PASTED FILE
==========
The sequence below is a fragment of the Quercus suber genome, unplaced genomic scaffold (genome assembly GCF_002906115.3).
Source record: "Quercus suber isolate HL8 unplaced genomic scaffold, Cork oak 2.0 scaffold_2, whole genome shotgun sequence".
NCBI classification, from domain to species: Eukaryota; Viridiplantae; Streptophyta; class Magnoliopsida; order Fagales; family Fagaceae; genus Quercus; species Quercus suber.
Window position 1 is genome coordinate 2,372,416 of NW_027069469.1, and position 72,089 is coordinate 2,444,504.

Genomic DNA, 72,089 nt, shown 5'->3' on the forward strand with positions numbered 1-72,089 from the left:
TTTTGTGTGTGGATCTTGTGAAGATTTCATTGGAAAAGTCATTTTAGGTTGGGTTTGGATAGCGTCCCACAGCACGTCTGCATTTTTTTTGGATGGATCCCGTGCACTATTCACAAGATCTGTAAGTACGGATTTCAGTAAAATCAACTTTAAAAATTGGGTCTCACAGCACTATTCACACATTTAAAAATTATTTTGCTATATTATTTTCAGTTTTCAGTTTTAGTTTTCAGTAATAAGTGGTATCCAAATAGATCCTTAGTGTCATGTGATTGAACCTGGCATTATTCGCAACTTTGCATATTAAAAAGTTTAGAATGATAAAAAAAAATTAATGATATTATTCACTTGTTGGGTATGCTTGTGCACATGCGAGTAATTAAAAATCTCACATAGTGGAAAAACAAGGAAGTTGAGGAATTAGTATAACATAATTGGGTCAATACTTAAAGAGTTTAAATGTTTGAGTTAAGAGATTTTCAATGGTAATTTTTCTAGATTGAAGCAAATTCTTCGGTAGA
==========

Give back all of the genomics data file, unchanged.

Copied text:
The sequence below is a fragment of the Quercus suber genome, unplaced genomic scaffold (genome assembly GCF_002906115.3).
Source record: "Quercus suber isolate HL8 unplaced genomic scaffold, Cork oak 2.0 scaffold_2, whole genome shotgun sequence".
NCBI classification, from domain to species: Eukaryota; Viridiplantae; Streptophyta; class Magnoliopsida; order Fagales; family Fagaceae; genus Quercus; species Quercus suber.
Window position 1 is genome coordinate 2,372,416 of NW_027069469.1, and position 72,089 is coordinate 2,444,504.

Genomic DNA, 72,089 nt, shown 5'->3' on the forward strand with positions numbered 1-72,089 from the left:
TTTTGTGTGTGGATCTTGTGAAGATTTCATTGGAAAAGTCATTTTAGGTTGGGTTTGGATAGCGTCCCACAGCACGTCTGCATTTTTTTTGGATGGATCCCGTGCACTATTCACAAGATCTGTAAGTACGGATTTCAGTAAAATCAACTTTAAAAATTGGGTCTCACAGCACTATTCACACATTTAAAAATTATTTTGCTATATTATTTTCAGTTTTCAGTTTTAGTTTTCAGTAATAAGTGGTATCCAAATAGATCCTTAGTGTCATGTGATTGAACCTGGCATTATTCGCAACTTTGCATATTAAAAAGTTTAGAATGATAAAAAAAAATTAATGATATTATTCACTTGTTGGGTATGCTTGTGCACATGCGAGTAATTAAAAATCTCACATAGTGGAAAAACAAGGAAGTTGAGGAATTAGTATAACATAATTGGGTCAATACTTAAAGAGTTTAAATGTTTGAGTTAAGAGATTTTCAATGGTAATTTTTCTAGATTGAAGCAAATTCTTCGGTAGA